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Homework Help: Pendulum force experienced at the top of the string?

  1. Nov 4, 2004 #1
    In a demo, a pendulum was used. (See my pic.) It showed that the object experiences 3 g's at the bottom of the swing, according to F = (mv^2)/L. (where L, length of string = r) A peg is located a distance D directly below the point of attachment of the cord.

    O_____L________o
    +----------------|
    -+---------------|
    --+--------------|D
    ---+-------------|----+
    ----+------------*peg--+
    ------+----------|----+
    ---------+----+-O--+
    + = path of circular motion
    O = object


    First off, for a pendulum that starts at rest at a 90 degree angle to the vertical, energy conservation requires the speed to be consistent, so (mv^2)/2 = mgL or v^2 = 2gL. Now the force experienced at the bottom of the string is F = mg + (mv^2)/L, and after plugging in v^2 = 2gL, you get 3 mg (3 g).

    Now my teacher gave us mg + T = (mv^2)/L. Is this for the force experienced at the top of the string? I don't understand how this is correct or what to do with it.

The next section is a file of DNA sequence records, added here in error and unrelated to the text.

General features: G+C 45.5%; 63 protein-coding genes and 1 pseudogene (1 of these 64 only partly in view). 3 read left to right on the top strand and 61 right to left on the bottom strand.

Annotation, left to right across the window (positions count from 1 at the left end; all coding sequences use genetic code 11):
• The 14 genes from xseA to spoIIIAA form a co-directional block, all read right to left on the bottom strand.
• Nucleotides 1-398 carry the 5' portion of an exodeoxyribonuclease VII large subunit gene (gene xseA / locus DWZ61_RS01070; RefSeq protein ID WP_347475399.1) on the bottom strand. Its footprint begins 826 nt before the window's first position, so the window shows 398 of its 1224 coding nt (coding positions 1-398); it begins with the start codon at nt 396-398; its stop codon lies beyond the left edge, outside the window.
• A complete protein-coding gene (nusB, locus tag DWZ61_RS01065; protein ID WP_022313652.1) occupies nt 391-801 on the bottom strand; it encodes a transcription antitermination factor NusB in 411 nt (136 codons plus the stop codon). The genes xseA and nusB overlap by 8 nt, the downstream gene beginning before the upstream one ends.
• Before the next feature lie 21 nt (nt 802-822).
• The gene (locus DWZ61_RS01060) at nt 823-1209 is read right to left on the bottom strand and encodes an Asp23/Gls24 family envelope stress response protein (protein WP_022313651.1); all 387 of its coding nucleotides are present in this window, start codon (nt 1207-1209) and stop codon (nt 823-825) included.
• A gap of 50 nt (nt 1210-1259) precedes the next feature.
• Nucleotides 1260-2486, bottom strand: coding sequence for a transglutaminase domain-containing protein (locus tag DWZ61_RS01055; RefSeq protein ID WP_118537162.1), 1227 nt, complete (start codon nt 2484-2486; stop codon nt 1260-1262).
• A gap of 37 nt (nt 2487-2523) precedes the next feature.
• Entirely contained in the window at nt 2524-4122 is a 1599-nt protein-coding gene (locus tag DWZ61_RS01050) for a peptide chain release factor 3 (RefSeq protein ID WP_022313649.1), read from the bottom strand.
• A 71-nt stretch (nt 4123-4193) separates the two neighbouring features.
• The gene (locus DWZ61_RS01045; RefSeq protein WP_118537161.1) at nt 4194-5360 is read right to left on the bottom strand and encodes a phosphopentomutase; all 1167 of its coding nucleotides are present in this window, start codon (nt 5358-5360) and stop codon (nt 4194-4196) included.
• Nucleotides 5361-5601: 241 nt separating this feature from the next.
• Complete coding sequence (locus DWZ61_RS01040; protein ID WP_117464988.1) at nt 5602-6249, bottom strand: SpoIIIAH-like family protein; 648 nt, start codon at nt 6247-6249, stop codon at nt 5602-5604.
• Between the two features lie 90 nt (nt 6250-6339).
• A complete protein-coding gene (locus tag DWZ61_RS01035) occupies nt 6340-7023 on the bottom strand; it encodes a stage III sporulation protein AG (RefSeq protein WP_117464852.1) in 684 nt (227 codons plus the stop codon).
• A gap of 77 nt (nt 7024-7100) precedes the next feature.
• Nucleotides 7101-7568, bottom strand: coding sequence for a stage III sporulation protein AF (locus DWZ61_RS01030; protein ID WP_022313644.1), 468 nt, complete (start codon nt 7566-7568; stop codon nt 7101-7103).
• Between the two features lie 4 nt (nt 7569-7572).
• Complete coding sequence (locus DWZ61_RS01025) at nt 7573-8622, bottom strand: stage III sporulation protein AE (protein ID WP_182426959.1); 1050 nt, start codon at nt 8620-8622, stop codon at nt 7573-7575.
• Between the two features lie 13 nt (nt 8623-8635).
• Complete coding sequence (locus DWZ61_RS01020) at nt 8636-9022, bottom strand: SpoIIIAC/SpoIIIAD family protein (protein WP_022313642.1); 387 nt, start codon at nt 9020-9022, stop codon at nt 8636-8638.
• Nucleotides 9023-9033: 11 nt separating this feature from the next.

We are supposed to derive the relationship between D and L, where D ends up as (3/5)L. I read somewhere that the max. acceleration an object can endure is a = 5g. How can this be proven and how can I tie in this fact so the g's cancel out and I am left with D = (3/5)L?

    Please help me. Thanks.
     
  2. jcsd
  3. Nov 4, 2004 #2
    Soaring Crane

    Physics is not my field, but I'll give this a shot.
    If you draw a right-angle triangle, using the change in height (D) as one side, and the length L where it is horizontal to D as the Hypotenuse, then you are looking for x, which is the other side. So, L^2= D^2 + x^2
    Now, you have 3g=v^2/2, so g=v^2 (3/2), so L= 3/2
    You have D= 3/5L, so D= 9/10
    L^2 = D^2 + x^2
    1.5^2= .9^2 + x^2
    2.25 - .81 = x^2
    x^2 = 1.44
    x=.12

    I hope this is true, and I hope it helps!

    P
     
  4. Nov 4, 2004 #3
    Soaring Crane - my typo

    My typo - sorry.
    x is not .12
    x is 1.2

    Greetings,
    P
     
  5. Nov 4, 2004 #4
    Why do you solve for x?

    Why is 3g = (v^2)/2? Wouldn't g then = (v^2)/6?
     
    Last edited: Nov 4, 2004
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